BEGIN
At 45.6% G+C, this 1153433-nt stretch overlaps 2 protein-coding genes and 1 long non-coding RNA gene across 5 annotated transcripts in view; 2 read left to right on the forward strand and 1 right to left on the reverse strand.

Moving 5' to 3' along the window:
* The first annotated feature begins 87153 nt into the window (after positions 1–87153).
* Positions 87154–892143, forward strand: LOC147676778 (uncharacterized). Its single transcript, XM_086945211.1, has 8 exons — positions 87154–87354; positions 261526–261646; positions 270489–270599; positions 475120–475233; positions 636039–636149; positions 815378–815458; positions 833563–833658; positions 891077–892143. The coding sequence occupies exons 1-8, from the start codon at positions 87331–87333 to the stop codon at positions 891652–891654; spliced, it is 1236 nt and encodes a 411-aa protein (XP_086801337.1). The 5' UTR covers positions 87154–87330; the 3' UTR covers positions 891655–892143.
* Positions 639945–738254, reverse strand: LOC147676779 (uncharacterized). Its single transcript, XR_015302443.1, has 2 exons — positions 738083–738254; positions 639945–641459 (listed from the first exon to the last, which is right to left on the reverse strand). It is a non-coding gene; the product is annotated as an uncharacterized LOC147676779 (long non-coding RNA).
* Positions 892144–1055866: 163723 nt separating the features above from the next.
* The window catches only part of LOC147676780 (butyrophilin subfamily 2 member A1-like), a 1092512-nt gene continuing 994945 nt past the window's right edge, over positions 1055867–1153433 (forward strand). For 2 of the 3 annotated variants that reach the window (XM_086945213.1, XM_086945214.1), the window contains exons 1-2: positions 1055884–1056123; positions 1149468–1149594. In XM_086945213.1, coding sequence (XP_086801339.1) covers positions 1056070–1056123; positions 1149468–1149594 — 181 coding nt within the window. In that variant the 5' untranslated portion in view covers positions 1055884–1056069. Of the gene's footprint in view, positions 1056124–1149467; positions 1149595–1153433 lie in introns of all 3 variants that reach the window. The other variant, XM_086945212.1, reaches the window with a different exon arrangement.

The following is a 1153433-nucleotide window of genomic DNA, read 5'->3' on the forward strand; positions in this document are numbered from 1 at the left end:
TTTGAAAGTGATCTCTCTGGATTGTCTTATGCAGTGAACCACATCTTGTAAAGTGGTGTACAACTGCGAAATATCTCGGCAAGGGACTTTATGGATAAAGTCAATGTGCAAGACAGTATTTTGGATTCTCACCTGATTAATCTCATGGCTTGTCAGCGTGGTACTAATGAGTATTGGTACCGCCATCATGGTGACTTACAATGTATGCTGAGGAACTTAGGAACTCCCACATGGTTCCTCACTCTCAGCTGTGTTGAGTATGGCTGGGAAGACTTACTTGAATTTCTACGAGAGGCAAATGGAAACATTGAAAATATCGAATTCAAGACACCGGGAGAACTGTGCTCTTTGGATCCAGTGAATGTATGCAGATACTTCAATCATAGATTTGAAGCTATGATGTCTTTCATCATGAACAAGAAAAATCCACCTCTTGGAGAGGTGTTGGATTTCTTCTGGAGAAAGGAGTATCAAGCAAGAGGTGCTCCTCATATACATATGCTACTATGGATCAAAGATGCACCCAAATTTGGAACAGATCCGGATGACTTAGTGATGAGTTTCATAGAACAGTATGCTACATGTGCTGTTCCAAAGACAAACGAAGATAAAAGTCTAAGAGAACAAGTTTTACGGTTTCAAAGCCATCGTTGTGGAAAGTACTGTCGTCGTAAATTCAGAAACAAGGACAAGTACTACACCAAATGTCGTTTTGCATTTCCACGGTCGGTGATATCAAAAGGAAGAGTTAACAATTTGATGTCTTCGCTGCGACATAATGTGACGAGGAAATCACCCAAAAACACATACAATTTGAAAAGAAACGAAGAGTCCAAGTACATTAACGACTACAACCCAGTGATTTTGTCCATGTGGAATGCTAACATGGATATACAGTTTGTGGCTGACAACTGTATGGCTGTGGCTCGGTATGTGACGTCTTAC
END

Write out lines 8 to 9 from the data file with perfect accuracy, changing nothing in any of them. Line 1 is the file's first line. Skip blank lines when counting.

The following is a 1153433-nucleotide window of genomic DNA, read 5'->3' on the forward strand; positions in this document are numbered from 1 at the left end:
TTTGAAAGTGATCTCTCTGGATTGTCTTATGCAGTGAACCACATCTTGTAAAGTGGTGTACAACTGCGAAATATCTCGGCAAGGGACTTTATGGATAAAGTCAATGTGCAAGACAGTATTTTGGATTCTCACCTGATTAATCTCATGGCTTGTCAGCGTGGTACTAATGAGTATTGGTACCGCCATCATGGTGACTTACAATGTATGCTGAGGAACTTAGGAACTCCCACATGGTTCCTCACTCTCAGCTGTGTTGAGTATGGCTGGGAAGACTTACTTGAATTTCTACGAGAGGCAAATGGAAACATTGAAAATATCGAATTCAAGACACCGGGAGAACTGTGCTCTTTGGATCCAGTGAATGTATGCAGATACTTCAATCATAGATTTGAAGCTATGATGTCTTTCATCATGAACAAGAAAAATCCACCTCTTGGAGAGGTGTTGGATTTCTTCTGGAGAAAGGAGTATCAAGCAAGAGGTGCTCCTCATATACATATGCTACTATGGATCAAAGATGCACCCAAATTTGGAACAGATCCGGATGACTTAGTGATGAGTTTCATAGAACAGTATGCTACATGTGCTGTTCCAAAGACAAACGAAGATAAAAGTCTAAGAGAACAAGTTTTACGGTTTCAAAGCCATCGTTGTGGAAAGTACTGTCGTCGTAAATTCAGAAACAAGGACAAGTACTACACCAAATGTCGTTTTGCATTTCCACGGTCGGTGATATCAAAAGGAAGAGTTAACAATTTGATGTCTTCGCTGCGACATAATGTGACGAGGAAATCACCCAAAAACACATACAATTTGAAAAGAAACGAAGAGTCCAAGTACATTAACGACTACAACCCAGTGATTTTGTCCATGTGGAATGCTAACATGGATATACAGTTTGTGGCTGACAACTGTATGGCTGTGGCTCGGTATGTGACGTCTTAC